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MAY 24 @ 7:30 | MAY 25 @ 2:00 | MAY 25 @ 7:30

*** Use the discount codes STUDENT or SENIOR to receive $5 dollars off your ticket price. Valid ID must be presented at the door in order to qualify for the discount. ***


In this 90-minute work for solo piano, the Sanctuary of St. James by the Sea Episcopal Church in La Jolla will be transformed into a large-scale video and sound installation gallery space. While the concept is centered around a zen-like simplicity, the production of such a dramatic staging in a large space is not.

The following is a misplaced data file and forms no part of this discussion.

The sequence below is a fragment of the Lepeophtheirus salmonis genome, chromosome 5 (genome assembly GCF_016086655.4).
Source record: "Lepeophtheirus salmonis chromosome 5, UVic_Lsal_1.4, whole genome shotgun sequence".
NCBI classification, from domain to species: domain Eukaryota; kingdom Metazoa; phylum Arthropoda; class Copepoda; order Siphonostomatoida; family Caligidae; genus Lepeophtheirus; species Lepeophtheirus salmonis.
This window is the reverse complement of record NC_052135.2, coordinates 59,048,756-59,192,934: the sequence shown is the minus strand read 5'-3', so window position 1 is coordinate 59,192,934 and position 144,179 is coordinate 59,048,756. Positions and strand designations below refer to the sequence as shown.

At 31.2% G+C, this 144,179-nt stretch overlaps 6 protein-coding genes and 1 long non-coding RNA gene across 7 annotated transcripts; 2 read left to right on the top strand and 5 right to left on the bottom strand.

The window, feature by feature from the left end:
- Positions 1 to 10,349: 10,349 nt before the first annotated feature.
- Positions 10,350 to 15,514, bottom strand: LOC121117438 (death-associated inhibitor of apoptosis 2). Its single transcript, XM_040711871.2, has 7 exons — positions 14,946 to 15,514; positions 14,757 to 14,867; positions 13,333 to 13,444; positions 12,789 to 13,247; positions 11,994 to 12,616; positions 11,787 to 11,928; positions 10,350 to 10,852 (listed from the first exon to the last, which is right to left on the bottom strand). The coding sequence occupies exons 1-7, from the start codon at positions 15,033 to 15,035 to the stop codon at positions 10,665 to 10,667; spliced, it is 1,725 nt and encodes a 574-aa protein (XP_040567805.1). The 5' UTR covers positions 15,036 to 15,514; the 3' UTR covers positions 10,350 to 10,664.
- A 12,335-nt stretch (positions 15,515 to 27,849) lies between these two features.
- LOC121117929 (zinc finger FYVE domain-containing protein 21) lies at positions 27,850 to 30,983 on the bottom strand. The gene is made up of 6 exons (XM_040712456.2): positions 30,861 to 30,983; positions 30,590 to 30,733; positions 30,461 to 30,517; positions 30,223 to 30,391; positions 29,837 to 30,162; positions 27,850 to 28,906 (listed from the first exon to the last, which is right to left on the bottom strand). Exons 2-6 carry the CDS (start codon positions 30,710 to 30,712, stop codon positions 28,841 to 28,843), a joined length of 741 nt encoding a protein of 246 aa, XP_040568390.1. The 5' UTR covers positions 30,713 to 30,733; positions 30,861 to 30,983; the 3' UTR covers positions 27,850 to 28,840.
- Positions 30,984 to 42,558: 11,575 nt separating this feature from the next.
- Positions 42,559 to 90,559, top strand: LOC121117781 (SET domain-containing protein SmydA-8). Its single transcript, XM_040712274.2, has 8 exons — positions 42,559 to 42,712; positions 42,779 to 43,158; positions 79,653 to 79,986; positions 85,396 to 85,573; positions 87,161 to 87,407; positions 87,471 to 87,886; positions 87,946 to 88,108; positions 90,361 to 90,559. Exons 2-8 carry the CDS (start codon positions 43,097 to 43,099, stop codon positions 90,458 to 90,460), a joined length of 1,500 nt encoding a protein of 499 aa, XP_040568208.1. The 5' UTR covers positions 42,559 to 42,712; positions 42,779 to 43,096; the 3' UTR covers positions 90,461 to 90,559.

In a “formless” music there are many opportunities to experience aspects of organized sound that rarely enjoy the foreground. For a listener accustomed to periodic relationships, overt structure, and other common musical or psychoacoustic anchors, encountering a music that is organized in terms of scale and proportion is a rare opportunity indeed. It is a chance to enter into what feels like a boundless, stateless soundworld. When I was asked to create a something for this performance of Morton Feldman’s Triadic Memories, my first thought was: what can possibly be added to the experience of this incredible work that won’t detract from its delicate and unusual beauty? For a composition so full of asymmetries and thwarted pattern the notion of how musical memory functions isn’t just subverted, it is central to the entire experience. Inside Triadic Memories, time and therefore memory occur along uncertain trajectories, and the clock ticks only when it wants. So my something, whatever it was going to be, needed to consider that too.